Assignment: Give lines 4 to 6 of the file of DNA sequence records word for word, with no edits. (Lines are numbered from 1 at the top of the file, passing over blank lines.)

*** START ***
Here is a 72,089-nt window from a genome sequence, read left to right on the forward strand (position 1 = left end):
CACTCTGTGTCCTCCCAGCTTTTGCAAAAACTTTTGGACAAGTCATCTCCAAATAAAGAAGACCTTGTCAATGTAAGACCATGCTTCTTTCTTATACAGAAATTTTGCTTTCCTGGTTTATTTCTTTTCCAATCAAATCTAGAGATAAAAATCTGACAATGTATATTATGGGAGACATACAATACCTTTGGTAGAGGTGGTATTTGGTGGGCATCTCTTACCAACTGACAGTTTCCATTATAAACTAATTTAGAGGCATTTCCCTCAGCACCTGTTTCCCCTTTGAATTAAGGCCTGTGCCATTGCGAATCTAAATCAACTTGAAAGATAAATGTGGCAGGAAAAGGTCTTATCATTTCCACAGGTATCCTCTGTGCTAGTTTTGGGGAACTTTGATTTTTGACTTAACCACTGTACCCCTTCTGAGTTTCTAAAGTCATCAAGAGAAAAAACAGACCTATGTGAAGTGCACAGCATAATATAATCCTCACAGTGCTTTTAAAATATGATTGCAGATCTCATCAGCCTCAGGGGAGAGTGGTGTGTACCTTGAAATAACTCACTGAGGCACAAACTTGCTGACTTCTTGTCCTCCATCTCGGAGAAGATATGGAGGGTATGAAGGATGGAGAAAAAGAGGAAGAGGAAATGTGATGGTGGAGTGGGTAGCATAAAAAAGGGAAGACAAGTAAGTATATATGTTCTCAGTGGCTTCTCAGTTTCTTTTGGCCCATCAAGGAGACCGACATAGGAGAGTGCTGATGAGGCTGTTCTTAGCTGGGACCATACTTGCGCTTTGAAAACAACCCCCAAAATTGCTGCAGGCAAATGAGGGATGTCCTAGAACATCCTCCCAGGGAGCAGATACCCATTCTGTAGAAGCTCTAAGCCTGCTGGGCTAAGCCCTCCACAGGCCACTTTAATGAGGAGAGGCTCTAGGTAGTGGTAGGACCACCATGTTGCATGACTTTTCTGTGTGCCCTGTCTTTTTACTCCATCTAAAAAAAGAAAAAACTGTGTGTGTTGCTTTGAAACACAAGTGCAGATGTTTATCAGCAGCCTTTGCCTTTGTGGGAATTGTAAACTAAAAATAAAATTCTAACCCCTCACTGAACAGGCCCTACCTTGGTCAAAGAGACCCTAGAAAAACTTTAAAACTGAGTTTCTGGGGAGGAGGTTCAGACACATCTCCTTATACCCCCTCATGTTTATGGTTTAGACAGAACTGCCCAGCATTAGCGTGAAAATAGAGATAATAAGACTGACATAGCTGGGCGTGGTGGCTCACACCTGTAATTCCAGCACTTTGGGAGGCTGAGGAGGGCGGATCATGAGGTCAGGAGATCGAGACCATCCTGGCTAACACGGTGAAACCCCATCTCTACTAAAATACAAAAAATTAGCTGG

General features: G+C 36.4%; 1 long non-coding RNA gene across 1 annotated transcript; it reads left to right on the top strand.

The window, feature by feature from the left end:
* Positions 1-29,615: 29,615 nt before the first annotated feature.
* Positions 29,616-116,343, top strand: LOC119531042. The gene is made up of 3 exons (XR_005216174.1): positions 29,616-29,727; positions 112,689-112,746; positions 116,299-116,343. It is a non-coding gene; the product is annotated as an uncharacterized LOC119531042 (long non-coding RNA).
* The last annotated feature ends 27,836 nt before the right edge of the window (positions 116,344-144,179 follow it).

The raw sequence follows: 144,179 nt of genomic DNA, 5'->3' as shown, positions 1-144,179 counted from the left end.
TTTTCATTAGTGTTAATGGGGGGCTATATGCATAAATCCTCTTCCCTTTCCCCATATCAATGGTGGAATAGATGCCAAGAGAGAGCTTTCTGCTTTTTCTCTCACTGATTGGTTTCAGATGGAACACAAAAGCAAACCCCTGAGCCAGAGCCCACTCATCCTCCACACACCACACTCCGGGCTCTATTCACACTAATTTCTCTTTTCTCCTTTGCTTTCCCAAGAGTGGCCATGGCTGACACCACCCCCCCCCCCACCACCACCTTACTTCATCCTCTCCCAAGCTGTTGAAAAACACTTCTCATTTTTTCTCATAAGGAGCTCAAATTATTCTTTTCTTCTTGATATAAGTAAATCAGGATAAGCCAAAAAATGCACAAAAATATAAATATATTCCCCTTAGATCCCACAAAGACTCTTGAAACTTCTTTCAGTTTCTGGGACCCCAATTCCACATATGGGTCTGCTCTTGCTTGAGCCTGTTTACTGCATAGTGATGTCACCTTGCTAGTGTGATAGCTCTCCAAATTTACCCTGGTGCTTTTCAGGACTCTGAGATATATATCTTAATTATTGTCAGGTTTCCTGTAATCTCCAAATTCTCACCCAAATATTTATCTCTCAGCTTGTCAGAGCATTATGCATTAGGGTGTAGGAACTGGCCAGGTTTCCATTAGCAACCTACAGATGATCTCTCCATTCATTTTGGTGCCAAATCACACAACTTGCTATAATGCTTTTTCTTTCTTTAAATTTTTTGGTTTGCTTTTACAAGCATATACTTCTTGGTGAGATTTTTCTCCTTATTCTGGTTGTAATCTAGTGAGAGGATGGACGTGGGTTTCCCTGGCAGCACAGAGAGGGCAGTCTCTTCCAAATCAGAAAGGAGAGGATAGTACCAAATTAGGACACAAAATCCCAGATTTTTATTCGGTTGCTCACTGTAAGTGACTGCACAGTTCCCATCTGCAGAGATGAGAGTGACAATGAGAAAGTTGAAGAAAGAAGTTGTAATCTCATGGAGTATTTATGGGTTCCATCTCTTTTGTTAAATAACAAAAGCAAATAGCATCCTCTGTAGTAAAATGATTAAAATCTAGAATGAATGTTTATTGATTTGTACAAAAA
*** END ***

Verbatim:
The window, feature by feature from the left end:
* Positions 1-29,615: 29,615 nt before the first annotated feature.
* Positions 29,616-116,343, top strand: LOC119531042. The gene is made up of 3 exons (XR_005216174.1): positions 29,616-29,727; positions 112,689-112,746; positions 116,299-116,343. It is a non-coding gene; the product is annotated as an uncharacterized LOC119531042 (long non-coding RNA).